NVIDIA’s GeForce GTS 450: Pushing Fermi In To The Mainstreamby Ryan Smith on September 13, 2010 12:02 AM EST
Compute & Tessellation Performance
As we mentioned in our look at the new Forceware 260 driver set, the drivers provided by NVIDIA for our testing of the GTS 450 have a broken OpenCL component, so we had to cut our compute benchmarking short by dropping our OpenCL benchmark. Furthermore our pre-release version of Badaboom with Fermi support doesn’t work either, so that also was dropped. What we offer instead is a much more abbreviated look at the GTS 450’s compute performance.
As was the case with GF104, GF106 is a superscalar design. With 2 warp schedulers, only 2 banks of 16 CUDA cores per SM can be put in use unless NVIDIA’s hardware can extract a degree of instruction level parallelism from the resulting code. As a result all of these GF104-derrived GPUs have a wider range of compute performance than what we’re used to. At the best case scenario of being able to extract ILP every clock, we achieve peak theoretical performance. The worst case scenario is 2/3rds that performance. So the GTS 450 can perform between a 192 CUDA core and 128 CUDA core card depending on the application in use.
For our look at computing performance we once again have the CUDA version of Folding @ Home. Using the Lambda work unit, we run a short benchmark that extrapolates the number of nodes per day the card would be able to process. All things considered the GTS 450 does quite well here compared to the rest of the Fermi family thanks to its high clock speed. It may only have around 57% as many CUDA cores as the GTX 460, but the higher clockspeed means that it’s just shy of 70% of the performance. Furthermore we’ve already established that this benchmark isn’t L2 cache or memory bandwidth limited, so even though the GTS 450 isn’t using a “full” GF106 chip here, it isn’t penalized for the limitation.
Our other benchmark is a quick look at tessellation. With the DirectX 11 Detail Tessellation sample program, we’re primarily looking at whether we can throw a high enough tessellation load at the GPU to overwhelm its tessellation abilities and bring it to its knees. In this case we cannot, as the GTS 450 scales from tessellation factor 7 to tessellation factor 11 by only a little below the rate of the GTX 480 and GTX 460, achieving 63% of its performance at factor 11 . This means that the GTS 460 should still has plenty of tessellation power for even this demanding sample, but of course this is heavily dependent on how much tessellation is used by future games.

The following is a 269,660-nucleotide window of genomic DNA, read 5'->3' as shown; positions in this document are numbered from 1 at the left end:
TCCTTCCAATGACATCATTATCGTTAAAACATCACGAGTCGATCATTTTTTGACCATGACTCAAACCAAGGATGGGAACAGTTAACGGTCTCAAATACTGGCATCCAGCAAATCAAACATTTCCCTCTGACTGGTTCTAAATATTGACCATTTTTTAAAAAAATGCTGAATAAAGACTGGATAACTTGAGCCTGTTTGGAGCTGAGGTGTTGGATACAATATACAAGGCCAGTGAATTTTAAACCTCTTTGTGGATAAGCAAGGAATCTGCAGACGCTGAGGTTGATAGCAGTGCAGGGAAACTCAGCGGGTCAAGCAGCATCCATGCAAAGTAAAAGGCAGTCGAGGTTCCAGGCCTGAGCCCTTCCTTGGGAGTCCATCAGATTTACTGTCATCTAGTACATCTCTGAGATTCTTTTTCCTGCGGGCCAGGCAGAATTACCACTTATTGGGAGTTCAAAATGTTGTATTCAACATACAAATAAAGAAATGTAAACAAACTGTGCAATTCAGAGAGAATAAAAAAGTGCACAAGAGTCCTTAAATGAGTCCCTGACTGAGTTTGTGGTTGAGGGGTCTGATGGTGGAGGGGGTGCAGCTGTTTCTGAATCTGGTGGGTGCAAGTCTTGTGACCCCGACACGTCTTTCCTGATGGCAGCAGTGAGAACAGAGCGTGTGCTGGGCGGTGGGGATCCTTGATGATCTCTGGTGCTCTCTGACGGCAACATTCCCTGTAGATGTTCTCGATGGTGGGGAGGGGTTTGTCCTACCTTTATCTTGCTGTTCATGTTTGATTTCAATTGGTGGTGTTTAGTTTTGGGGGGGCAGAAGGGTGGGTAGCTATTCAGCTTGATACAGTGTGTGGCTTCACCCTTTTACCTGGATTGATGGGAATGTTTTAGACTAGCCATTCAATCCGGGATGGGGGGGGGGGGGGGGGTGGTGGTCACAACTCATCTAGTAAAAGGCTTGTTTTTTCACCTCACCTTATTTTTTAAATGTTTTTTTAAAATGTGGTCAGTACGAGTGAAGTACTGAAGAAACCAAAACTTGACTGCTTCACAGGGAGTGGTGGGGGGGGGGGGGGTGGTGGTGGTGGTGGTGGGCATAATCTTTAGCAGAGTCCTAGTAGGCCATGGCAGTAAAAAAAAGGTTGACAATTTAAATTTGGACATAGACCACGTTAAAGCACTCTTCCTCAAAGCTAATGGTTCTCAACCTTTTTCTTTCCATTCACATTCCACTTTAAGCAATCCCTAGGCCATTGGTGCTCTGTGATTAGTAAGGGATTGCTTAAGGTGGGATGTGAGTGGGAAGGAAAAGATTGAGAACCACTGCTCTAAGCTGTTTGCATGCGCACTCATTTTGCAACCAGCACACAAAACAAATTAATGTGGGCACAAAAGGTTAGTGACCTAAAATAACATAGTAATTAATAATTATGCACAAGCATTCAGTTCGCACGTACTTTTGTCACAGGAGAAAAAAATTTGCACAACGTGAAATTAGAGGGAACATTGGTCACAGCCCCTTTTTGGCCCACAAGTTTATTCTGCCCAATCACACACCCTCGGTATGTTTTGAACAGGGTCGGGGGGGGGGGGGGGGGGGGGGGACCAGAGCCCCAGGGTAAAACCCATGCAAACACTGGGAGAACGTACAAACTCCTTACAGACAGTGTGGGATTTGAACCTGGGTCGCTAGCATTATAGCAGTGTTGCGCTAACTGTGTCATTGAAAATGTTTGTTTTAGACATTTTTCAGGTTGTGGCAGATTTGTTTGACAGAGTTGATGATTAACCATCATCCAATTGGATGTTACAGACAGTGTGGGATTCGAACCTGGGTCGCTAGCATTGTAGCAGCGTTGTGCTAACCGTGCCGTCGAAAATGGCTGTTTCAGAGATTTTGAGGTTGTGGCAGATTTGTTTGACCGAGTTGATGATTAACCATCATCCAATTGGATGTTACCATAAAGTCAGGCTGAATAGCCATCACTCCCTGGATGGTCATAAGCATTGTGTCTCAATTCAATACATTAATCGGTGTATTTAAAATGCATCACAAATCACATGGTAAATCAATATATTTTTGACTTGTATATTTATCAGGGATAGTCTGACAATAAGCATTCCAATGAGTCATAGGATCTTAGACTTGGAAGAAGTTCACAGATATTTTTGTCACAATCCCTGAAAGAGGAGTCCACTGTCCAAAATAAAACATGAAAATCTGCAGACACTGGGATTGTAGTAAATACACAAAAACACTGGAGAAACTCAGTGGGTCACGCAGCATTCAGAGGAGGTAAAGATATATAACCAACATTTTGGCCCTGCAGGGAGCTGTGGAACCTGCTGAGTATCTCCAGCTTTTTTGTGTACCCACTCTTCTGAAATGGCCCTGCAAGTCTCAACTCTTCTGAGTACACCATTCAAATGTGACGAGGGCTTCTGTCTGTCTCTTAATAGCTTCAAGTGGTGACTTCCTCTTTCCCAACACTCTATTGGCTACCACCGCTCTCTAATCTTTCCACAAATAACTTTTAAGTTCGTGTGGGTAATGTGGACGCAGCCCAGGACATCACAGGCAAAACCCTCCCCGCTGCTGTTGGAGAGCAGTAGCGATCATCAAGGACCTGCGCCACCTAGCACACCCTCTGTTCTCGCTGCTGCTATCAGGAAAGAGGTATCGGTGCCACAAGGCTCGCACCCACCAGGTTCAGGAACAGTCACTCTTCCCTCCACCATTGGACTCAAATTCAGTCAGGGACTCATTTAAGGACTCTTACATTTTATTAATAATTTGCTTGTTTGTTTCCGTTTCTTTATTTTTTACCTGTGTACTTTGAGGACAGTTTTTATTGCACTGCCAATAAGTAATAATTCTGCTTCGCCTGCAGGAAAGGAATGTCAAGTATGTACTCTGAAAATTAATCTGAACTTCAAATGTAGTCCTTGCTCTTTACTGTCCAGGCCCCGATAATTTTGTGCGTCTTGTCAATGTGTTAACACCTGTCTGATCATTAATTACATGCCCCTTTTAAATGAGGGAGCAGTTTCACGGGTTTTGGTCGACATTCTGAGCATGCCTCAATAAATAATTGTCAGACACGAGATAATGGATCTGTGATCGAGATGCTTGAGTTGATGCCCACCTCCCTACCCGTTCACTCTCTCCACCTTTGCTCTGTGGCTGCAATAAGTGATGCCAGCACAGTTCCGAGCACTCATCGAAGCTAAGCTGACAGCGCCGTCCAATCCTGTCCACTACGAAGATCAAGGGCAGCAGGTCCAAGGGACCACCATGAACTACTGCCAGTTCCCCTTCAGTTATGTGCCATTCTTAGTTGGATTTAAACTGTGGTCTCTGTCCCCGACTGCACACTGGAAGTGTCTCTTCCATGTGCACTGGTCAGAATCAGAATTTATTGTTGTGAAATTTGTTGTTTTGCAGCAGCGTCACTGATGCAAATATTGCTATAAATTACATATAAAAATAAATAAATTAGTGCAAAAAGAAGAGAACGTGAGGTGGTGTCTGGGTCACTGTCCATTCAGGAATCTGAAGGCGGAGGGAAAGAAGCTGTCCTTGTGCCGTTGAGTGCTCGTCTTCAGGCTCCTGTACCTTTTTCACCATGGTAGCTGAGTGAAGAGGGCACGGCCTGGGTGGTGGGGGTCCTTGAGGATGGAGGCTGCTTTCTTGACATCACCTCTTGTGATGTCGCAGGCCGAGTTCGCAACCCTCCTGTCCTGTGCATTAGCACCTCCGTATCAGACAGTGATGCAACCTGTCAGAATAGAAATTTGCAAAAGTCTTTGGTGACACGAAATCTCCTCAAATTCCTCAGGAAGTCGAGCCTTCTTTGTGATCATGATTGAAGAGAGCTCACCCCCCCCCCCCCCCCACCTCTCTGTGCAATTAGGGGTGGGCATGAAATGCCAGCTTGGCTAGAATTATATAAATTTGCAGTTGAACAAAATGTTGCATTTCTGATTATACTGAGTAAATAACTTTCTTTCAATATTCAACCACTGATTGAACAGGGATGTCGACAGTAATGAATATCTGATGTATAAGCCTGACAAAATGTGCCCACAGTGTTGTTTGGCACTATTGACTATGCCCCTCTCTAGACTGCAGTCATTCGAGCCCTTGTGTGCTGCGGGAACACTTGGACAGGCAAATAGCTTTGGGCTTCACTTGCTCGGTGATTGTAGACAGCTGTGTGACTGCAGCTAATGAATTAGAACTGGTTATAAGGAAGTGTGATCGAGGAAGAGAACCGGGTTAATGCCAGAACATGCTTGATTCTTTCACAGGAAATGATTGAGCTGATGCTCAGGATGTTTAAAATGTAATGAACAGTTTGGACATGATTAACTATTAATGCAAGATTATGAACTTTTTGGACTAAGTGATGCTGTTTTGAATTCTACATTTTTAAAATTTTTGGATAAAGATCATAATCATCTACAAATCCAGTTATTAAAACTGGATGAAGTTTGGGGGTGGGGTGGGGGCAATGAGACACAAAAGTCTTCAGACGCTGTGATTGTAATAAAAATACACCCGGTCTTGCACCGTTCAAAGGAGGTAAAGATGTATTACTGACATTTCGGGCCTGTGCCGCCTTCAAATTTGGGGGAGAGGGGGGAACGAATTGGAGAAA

One interesting thing is that because NVIDIA built its geometry units in to its Polymorph Engines, their geometry abilities scale in a way that AMD’s doesn’t thanks to AMD’s relatively constant fixed-function pipeline in the Radeon HD 5000 series. With the GTX 480 NVIDIA was advertising an 8-fold increase in geometry performance over the GTX 285, but with the GTS 450 NVIDIA is only talking about around a 2.4x increase over the GTS 250. This neatly showcases the much wider range of geometry performance in NVIDIA’s Fermi family. It also reinforces the fact that they need developers to fully utilize tessellation in order to maximize the geometry capabilities of the GTX 480, otherwise if a card like the GTS 450 is the geometry baseline, then scaling geometry capabilities through the Polymorph Engines will not have paid off.